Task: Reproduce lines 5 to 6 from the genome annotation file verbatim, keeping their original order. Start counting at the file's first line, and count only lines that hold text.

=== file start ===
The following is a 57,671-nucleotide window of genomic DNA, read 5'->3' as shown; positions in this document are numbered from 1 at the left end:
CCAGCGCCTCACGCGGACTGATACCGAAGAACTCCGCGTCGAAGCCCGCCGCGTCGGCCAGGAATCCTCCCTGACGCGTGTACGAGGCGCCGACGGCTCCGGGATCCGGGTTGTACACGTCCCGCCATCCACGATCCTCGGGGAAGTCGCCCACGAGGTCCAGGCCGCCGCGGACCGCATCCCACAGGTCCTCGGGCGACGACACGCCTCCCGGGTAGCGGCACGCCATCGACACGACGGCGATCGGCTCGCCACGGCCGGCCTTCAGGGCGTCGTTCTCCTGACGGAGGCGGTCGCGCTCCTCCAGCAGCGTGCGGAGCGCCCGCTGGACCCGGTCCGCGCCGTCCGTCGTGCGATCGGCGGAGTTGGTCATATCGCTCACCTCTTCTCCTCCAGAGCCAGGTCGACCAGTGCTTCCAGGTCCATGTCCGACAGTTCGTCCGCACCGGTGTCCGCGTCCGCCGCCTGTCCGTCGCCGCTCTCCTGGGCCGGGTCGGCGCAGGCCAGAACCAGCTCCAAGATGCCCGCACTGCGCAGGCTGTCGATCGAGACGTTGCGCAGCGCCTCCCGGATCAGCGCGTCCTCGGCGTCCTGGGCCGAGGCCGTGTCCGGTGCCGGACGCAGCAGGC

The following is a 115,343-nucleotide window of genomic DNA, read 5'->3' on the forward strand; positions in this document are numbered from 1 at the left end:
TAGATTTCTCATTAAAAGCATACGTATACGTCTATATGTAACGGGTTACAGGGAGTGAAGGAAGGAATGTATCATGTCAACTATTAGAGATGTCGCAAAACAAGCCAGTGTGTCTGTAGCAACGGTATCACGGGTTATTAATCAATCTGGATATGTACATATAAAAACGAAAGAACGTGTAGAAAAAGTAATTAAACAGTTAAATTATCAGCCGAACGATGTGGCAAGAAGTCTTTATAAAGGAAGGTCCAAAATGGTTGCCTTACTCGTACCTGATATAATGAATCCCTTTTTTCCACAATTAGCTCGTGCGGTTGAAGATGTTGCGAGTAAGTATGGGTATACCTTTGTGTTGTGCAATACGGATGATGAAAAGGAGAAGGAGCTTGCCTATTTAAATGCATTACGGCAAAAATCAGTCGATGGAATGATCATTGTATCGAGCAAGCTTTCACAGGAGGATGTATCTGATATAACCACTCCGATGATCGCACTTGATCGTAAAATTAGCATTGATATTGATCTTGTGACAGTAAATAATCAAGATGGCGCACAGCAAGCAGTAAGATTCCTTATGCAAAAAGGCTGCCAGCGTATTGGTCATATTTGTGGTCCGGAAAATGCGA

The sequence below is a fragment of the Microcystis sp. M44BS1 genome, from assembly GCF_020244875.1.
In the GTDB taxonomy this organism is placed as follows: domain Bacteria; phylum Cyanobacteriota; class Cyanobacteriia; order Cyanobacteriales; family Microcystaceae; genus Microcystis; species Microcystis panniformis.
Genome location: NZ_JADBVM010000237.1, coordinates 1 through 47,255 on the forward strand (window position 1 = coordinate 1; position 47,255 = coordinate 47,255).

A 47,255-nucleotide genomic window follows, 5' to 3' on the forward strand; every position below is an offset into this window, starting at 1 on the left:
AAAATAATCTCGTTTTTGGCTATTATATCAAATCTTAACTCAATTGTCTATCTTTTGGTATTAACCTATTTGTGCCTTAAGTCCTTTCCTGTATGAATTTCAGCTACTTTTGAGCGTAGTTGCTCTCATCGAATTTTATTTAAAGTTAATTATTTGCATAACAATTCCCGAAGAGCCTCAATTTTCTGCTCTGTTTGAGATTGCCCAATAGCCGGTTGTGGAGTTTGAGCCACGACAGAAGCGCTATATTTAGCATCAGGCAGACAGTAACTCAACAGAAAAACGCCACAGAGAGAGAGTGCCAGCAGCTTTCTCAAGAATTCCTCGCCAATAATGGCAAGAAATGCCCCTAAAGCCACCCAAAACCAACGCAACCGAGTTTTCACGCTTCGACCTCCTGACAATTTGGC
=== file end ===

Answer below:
The sequence below is a fragment of the Microcystis sp. M44BS1 genome, from assembly GCF_020244875.1.
In the GTDB taxonomy this organism is placed as follows: domain Bacteria; phylum Cyanobacteriota; class Cyanobacteriia; order Cyanobacteriales; family Microcystaceae; genus Microcystis; species Microcystis panniformis.